- Samuelson Building ($56 million);
- Bouillon Hall renovation ($4.9 million);
- new building for our ROTC students ($4.9 million);
- Brooks Library Learning Commons ($4.9 million);
- old heat – Plant Annex ($4.9 million);
- Nutrition Science ($4.3 million); and
- preventive maintenance and building system repairs ($2.4 million).
Last session, my House Bill 1586 was signed into law. This transferred the Royal Slope railroad right-of-way from the Washington State Department of Transportation to the Port of Royal Slope – expanding our rail system and hopefully increasing business and economic development in the Royal City area.
We were able to get about $21 million for the Port of Moses Lake to reconnect to industrial rail lines for the first time in almost 30 years. This is important for future economic growth in Moses Lake and at the Grant County International Airport.
I sponsored House Bill 2637 in an effort to address our decaying and abandoned cemeteries. The bill was signed into law and creates a state historic cemetery capital grant program in the Department of Archaeology and Historic Preservation.
Clarifying the real estate excise tax (REET) exemption
I was a co-sponsor of legislation passed that clarifies the real estate excise tax (REET) exemption. House Bill 2539 was necessary to provide some clarification on how the REET exemption is being applied by local governments, including Grant County.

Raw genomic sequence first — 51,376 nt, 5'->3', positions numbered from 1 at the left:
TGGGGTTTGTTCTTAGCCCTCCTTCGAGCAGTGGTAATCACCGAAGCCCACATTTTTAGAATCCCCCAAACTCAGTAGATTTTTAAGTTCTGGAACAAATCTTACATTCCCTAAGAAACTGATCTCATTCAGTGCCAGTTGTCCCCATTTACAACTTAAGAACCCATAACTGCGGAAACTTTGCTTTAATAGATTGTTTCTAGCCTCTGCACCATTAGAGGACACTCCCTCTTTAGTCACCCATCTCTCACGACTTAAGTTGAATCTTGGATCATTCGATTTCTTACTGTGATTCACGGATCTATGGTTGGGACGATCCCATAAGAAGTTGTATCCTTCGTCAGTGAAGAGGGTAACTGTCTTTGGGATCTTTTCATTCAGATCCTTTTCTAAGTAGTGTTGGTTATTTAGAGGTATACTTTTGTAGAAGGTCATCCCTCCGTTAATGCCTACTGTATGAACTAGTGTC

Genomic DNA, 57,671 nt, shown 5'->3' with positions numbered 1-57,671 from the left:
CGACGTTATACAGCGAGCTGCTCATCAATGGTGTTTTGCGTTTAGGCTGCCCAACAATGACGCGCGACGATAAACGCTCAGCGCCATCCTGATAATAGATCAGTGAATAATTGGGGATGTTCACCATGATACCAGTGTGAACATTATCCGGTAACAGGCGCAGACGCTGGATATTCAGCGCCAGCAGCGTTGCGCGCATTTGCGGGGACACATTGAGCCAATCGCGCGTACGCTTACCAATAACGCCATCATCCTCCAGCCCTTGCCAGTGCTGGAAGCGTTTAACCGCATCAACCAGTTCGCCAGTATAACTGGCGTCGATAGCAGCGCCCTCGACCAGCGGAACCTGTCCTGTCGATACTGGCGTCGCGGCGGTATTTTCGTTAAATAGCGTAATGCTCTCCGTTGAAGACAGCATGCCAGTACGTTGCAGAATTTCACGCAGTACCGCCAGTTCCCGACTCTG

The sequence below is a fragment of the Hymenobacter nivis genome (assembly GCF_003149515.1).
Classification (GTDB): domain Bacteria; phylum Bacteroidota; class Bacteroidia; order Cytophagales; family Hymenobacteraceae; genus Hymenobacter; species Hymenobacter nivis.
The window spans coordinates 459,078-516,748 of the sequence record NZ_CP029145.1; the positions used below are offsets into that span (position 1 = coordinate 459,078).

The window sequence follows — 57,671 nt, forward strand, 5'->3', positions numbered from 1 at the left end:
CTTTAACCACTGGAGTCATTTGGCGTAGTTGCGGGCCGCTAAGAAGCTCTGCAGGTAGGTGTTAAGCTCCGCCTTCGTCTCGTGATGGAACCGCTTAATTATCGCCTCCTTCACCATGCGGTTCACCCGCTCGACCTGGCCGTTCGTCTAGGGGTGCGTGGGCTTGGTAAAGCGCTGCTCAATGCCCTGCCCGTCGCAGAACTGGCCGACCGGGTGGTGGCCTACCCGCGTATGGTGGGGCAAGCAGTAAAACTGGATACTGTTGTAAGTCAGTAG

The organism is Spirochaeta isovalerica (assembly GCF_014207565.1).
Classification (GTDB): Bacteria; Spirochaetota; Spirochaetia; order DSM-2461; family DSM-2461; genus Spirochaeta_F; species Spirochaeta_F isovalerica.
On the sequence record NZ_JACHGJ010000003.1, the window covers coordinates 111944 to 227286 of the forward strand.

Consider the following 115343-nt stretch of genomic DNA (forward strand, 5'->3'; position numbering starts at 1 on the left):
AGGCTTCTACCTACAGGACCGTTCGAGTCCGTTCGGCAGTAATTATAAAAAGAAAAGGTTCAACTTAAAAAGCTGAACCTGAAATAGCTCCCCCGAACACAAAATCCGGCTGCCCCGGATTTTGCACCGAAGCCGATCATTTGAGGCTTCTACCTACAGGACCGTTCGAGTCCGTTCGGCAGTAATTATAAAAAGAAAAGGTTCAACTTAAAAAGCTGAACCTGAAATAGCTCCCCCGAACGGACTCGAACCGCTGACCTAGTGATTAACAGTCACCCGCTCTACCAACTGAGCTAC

It is difficult to accomplish everything you want to get done in a session, especially a 60-day session. A few issues I will continue to work on we couldn’t get through the legislative process this year:
- School safety legislation: In response to school shootings in our state and around the country, I am working on passing legislation that would focus on preventing school violence by training students on what to look for on social media. The legislation would also set up an anonymous reporting system to a teacher or administrator. The bill is modeled after Colorado legislation developed following the 1999 Columbine shooting.
- Academic Bill of Rights: Almost daily I come across a story about the trampling of free speech on college campuses. I have been working on legislation to prevent the infringement on students’ free speech rights. A public hearing was held on my bill this year in the House Higher Education Committee. However, I will be working to fine-tune the legislation this interim.
- PILT rates for counties: During budget debate, I pushed for an amendment to increase payment in lieu of taxes (PILT) rates to Kittitas and other counties owed tax money by the state Department of Fish and Wildlife (DFW). PILT is paid to local governments by DFW to help offset losses in property taxes due to non-taxable or state lands in their boundaries. Kittitas County has more than 173,000 acres in the state PILT program.
I want to keep you updated on what is happening in Olympia and surrounding our state government. However, this is an election year. There are limits to what and when I can email and mail you. We are approaching deadlines that will prohibit me from emailing or mailing you directly until just before the 2017 session. However, I can respond to a direct request for information, so I encourage you to contact me if you have any questions or concerns about legislative or state issues.
I look forward to seeing you in the 13th District this interim.